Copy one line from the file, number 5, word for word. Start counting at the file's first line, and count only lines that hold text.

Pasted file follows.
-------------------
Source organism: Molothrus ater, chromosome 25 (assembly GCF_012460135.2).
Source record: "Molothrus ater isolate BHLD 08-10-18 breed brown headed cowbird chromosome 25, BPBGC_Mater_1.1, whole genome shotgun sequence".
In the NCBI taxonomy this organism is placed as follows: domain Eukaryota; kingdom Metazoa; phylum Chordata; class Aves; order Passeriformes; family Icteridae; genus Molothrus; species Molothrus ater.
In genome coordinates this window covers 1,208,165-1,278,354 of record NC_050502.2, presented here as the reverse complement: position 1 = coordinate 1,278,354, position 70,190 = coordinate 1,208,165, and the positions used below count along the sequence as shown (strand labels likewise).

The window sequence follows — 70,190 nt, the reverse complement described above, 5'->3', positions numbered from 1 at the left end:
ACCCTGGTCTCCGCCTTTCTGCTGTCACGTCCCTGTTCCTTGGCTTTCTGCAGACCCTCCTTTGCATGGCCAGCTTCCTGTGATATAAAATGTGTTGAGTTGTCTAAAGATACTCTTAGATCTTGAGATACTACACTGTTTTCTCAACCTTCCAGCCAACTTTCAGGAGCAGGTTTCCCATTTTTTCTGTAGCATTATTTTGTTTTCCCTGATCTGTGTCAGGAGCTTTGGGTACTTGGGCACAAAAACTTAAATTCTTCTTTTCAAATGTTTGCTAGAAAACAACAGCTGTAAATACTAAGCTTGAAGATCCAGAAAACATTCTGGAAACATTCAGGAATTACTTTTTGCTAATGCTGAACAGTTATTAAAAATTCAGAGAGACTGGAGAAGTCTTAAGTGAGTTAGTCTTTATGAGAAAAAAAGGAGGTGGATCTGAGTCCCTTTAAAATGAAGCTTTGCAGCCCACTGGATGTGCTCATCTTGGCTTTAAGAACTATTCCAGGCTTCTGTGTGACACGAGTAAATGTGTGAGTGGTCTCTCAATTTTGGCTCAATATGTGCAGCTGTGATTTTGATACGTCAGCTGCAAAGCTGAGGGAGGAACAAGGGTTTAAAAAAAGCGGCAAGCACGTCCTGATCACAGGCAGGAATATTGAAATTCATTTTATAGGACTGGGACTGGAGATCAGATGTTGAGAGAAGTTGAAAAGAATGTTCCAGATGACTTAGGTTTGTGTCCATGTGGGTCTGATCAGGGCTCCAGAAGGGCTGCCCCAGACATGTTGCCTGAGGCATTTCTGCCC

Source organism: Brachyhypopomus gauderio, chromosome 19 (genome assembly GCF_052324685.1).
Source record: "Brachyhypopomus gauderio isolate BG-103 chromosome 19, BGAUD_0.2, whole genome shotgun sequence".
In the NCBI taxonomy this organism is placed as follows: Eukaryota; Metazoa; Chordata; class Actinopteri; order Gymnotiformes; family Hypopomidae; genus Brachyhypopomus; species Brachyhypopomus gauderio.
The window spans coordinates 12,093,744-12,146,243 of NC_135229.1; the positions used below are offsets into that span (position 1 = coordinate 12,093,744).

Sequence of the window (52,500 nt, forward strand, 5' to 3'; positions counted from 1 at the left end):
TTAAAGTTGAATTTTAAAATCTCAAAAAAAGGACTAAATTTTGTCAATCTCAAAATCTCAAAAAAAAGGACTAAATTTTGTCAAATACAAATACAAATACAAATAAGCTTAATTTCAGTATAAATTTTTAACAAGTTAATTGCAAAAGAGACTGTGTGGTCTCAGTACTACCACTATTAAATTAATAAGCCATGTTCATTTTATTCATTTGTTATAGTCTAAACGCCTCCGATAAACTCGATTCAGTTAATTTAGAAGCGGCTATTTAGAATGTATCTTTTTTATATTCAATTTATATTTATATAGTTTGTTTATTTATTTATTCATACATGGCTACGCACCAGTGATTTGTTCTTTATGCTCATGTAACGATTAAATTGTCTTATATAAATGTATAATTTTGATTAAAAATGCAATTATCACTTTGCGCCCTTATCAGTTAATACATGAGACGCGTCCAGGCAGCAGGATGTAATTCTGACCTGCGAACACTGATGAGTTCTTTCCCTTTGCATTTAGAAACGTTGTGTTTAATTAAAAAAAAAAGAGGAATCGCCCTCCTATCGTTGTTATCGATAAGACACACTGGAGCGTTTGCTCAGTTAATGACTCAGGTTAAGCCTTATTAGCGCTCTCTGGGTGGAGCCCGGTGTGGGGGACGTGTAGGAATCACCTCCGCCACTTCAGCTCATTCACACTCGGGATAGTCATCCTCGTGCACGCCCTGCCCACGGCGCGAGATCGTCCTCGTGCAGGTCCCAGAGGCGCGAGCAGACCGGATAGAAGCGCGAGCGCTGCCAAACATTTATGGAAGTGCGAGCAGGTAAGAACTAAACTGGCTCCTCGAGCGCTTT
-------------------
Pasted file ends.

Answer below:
The window sequence follows — 70,190 nt, the reverse complement described above, 5'->3', positions numbered from 1 at the left end: